Plea for pension funds to engage on reporting standards

Historic opportunity to influence corporate reporting

Pension funds are being urged to engage with global accounting standards setters amid what is being seen as a “once in a generation” opportunity to help set the agenda on corporate reporting.
There’s a raft of new standards being put forward as US generally accepted accounting principles (GAAP) and international financial reporting standards (IFRS) converge. Some 14 so-called ‘exposure drafts’ are due from the International Accounting Standards Board and the US Financial Accounting Standards Board in the near future. The clock is ticking as the bodies have been told by the G20 leaders to complete the convergence project by June 2011.
Despite what could be a historic opportunity for investor input, the IASB is finding it difficult to get involvement from pension fund investors. “The voice of the investor is not heard as loudly in the reform agenda,” says IASB board member Steve Cooper. “There is lots of input from specialist analysts in specialist areas. It is not the same from senior investment officers as from senior preparers. It is at that level that we don’t hear as much. One or two individuals may be active, but the organisations themselves are not.”The IASB has been making a push to engage investors recently. This year it changed its constitution to make it explicit for the first time that investors are the target audience for financial reporting. It also recently appointed an Investor Liaison Manager, Luci Wright.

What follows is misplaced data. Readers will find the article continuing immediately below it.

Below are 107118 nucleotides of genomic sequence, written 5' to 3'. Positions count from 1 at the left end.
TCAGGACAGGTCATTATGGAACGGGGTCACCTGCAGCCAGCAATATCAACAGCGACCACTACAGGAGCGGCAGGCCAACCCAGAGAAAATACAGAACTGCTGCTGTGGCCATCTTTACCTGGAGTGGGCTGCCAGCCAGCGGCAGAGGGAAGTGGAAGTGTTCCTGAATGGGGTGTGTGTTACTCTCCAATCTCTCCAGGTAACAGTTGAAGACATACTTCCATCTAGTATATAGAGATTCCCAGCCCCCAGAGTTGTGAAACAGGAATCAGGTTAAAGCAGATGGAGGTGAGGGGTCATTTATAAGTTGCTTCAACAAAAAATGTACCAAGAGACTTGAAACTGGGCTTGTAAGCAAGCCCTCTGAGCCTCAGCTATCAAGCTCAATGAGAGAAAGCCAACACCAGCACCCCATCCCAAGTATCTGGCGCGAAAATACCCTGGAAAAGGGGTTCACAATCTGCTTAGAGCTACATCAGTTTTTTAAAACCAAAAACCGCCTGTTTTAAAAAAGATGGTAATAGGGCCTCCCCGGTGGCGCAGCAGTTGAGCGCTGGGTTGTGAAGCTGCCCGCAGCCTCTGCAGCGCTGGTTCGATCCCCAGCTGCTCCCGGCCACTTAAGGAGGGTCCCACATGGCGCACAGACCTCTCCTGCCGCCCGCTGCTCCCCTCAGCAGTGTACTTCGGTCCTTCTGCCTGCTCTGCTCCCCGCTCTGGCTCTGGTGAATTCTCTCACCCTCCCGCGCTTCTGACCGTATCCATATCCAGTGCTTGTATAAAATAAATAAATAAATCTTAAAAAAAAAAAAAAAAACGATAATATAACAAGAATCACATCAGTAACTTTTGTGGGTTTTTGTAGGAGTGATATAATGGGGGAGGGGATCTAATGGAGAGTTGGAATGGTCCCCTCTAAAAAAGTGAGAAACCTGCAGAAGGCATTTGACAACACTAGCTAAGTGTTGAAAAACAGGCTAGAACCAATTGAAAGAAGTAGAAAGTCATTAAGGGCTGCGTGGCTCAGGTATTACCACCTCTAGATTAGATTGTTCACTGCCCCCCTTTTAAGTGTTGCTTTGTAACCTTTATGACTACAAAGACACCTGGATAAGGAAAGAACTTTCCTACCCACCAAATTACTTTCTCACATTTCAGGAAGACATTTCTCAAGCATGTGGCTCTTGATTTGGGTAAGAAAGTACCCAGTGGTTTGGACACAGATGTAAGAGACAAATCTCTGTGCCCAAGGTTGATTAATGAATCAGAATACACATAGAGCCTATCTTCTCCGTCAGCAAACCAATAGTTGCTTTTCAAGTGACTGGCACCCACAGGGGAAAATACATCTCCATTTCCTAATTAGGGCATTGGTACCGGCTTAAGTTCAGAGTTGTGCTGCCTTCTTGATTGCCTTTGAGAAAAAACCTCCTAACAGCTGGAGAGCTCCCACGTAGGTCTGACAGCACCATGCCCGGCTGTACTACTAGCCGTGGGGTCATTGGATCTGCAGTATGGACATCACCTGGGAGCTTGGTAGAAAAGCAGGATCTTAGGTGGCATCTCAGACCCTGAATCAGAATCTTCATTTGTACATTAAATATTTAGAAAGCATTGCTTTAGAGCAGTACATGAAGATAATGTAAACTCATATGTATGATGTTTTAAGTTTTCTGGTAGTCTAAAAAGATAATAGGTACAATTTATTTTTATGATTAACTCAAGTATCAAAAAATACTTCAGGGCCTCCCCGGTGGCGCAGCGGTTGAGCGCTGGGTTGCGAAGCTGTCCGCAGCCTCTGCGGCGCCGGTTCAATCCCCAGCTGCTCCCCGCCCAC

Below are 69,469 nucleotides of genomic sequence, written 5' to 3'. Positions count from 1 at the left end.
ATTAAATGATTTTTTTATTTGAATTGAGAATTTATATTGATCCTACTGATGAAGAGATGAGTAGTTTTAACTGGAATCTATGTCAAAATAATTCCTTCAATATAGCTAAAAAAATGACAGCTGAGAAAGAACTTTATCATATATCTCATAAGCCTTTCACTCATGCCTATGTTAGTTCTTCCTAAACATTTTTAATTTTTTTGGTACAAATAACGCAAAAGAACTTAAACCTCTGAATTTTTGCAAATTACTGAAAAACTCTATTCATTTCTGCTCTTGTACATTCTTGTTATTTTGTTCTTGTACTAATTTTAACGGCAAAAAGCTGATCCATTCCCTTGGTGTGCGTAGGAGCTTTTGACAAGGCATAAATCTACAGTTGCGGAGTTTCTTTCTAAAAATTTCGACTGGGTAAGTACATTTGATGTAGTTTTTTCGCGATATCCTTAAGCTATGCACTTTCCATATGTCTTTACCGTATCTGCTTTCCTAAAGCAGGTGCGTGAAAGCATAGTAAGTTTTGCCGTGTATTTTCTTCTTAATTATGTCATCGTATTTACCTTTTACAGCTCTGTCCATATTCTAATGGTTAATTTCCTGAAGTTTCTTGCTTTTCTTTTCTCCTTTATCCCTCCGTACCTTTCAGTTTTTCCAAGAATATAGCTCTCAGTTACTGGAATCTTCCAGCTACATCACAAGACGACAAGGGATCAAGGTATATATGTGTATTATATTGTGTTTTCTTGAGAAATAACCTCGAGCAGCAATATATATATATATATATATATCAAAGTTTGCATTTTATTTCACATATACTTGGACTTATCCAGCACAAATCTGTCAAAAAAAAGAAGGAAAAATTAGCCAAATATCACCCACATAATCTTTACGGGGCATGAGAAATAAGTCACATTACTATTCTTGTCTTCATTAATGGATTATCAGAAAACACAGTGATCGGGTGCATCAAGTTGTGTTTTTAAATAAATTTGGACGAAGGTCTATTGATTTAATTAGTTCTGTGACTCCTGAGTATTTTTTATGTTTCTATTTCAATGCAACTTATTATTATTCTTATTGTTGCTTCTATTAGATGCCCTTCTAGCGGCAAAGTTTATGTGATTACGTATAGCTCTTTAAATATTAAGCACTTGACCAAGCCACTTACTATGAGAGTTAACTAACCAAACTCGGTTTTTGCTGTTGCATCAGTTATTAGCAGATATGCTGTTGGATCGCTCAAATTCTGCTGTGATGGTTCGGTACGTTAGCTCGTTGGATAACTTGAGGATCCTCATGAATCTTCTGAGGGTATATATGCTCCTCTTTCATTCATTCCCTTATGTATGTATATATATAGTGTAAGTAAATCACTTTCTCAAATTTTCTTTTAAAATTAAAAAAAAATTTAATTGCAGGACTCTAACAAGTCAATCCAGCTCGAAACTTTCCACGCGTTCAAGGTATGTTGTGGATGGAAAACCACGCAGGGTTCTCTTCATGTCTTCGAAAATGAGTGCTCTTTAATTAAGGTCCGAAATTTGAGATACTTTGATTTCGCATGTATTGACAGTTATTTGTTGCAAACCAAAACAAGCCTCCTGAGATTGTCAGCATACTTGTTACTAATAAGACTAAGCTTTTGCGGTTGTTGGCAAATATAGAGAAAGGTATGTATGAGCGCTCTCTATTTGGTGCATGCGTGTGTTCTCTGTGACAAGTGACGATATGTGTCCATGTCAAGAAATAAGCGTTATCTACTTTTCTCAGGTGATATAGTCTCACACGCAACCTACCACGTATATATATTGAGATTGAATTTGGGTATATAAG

Its Standards Advisory Council was widened in 2009 to include a greater range of members – although the only pension fund representative on the 45-strong panel is APG Investments’ compliance officer Gerben Everts. Of its 21 trustees, just Scott Evans, CEO of TIAACREF Investment Management, represents an institutional asset owner.
Peter Elwin, head of European Pension Strategy at JP Morgan Cazenove, says on the IASB web site: “The structural issue that the standard-setters face is that investors aren’t that interested until it hits the figures, and then they throw up their hands and say: ‘What is this stuff?’”
One avenue for debate is the Corporate Reporting Users’ Forum , which draws its membership from asset managers such as Hermes, Blackrock and Fortis Investments as well as sell-side firms.